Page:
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5 SEO Action Steps You Can Take Today

In a recent blog post I wrote about the new realities of SEO. For the most part that post revealed how the shifting form of search into a less content and more context driven world requires site owners and SEO professionals to think differently about how they approach search engine optimization.

Today I want to cover a couple tactics you can quickly employ that should help in each of the areas I addressed in the new realities post.

My goal for this post is to provide you with some action items to check off your list this week – as in right now!

Below are my five favorite SEO action steps you can take today.

Up the +1 and Like

Lots of people use WordPress plugins and Facebook content boxes and such to make sharing their blog posts much easier. I’ve used the Sociable and Digg Digg plug ins on and off for years. However, with the emphasis the search engines are placing on social signals, one way to get even more social juice is to add the native Google +1 button and the native Facebook Like or Share button to the main or secondary header sections of every page on your site.

This way you increase the odds of your homepage and other core pages accumulating more and more social signals over time.

+1 and like button

You can grab the code for +1 button here and Facebook button here.

Embed larger images

Okay, this one’s not technically an SEO play, but it may add to better engagement on social networks, which we’ve already agreed is crucial.

A recent Facebook redesign places a great deal more emphasis on images on pages by displaying them fully across a post – if they meet certain size guidelines. The greatly enlarged images make your post stand out on mobile devices as well as laptops and should be something you include in your content.

The new standards call for images that are 600 to 1200 pixels in width in the open graph image associated with your posts.

facebook larger images

Here’s a painless way to embed larger image in blog posts for social networks without doubling up on work on your site.

  • Install WordPress SEO plugin from Yoast (I’ve written about the SEO benefits of this plugin here but it also handles the open graph elements too)
  • Choose the larger image – 560 x 292 is recommended minimum. – I use PhotoPin for many of my images
  • Add the image to your blog post – the SEO plugin tags it on the default og image
  • Open the WordPress image editor found in visual view and reduce the image size to make it fit your post – I use 240 px left justified images in most posts so I can adjust it here.

That’s it, now when you share your incredible blog post on your Facebook page your stunning image will dominate the page. Which of course may mean you need to give some more thought to your image selection. Look for Google+ to mimic this behavior.

Get after the long tail

The term long tail has been around in the search world for many years now and it’s not going away. The more competitive a search category is the more important it is that you create content meant to compete specifically for those less popular, longer phrases that people use every day.

I could go into lots of detail about how your might get started in this arena, but my best advice is to use software called Long Tail Pro. It’s one of the easiest to use and best priced keyword research tools and can help you identify the best opportunities for keyword phrases you can go to work on with the hope of competing effectively.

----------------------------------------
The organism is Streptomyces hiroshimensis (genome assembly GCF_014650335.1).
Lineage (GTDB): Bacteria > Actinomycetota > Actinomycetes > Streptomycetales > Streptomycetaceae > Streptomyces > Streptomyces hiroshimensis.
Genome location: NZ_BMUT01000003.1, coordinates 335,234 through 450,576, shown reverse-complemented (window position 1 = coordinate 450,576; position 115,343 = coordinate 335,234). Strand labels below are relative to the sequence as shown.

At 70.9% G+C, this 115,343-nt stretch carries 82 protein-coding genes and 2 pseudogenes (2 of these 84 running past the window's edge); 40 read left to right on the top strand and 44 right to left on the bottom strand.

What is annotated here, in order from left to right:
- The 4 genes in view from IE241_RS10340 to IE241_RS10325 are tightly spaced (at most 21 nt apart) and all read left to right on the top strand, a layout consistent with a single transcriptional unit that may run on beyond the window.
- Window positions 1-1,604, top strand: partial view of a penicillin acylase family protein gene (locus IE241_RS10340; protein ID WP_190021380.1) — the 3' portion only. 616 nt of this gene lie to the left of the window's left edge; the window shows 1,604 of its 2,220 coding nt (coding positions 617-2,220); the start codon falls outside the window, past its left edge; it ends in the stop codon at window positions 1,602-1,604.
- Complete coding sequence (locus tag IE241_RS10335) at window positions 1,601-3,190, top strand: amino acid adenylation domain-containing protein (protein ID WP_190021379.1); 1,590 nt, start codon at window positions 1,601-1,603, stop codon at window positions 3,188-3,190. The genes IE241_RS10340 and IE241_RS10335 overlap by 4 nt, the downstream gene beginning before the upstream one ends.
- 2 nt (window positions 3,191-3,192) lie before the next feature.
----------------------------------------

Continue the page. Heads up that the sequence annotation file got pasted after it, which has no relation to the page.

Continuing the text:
With the move by Google towards semantic intent I’ll be producing as much content as possible that narrows in on context as well as content. For my kind of business that’s done by getting as specific as possible about addressing intent. I’ve started a question of the week post where I’ll address one very specific bit of information in response to questions that come up often. When someone poses a question in search the intent is often quite clear.

Should I pay for referrals? Is there any reason to add the meta description attribute? Answering questions related to your industry is a great way to get after the long tail.

Add micro data with rich snippets

For this on I’ll get a little more technical. Micro data is a form of HTML property mark-up used specifically by search engines (plural) to help them identify certain kinds of text like addresses, movie titles and product descriptions.

Micro data is crucial for straight ecommerce sites and it’s use will increase over time for just about every type of business.

Adding name, address and phone (NAP) rich snippets to every page, for example, is a solid bit of advice for any local business.

In my realities blog post I wrote about in depth articles becoming more important in search. Google has released a set of micro data properties that specifically addresses in depth articles so there’s a good chance there will be more on this front to come.

You won’t have to look any further than this MOZ study on the kind of content that draws the most links to see the need for more in depth content.

Structured mark up has already entered in many ways. For example breadcrumb mark up produces a more structured appearance of indexed content. (See the example below produced with breadcrumbs enabled in the SEO plugin from Yoast) – this mark up shows up in the HTML on the page to help with navigation and in the way Google indexes and shows the results.

structured mark up

You can add the in depth article micro data plugin to WordPress to avoid learning the specifics of coding with micro data.

And by all means add the Google Authorship markup if you have not – you can find my advice on Google Authorship here.

Want to get overwhelmed by this topic? Visit schema.org to really dig in.

Build authority relationships

Networking for link relationships has taken on a bit of a popularity feel due to Google’s emphasis on authority when it comes to content.

Links from sites that Google ranked highly have always been important, but now individuals inside of Google+ carry a great deal of weight as well.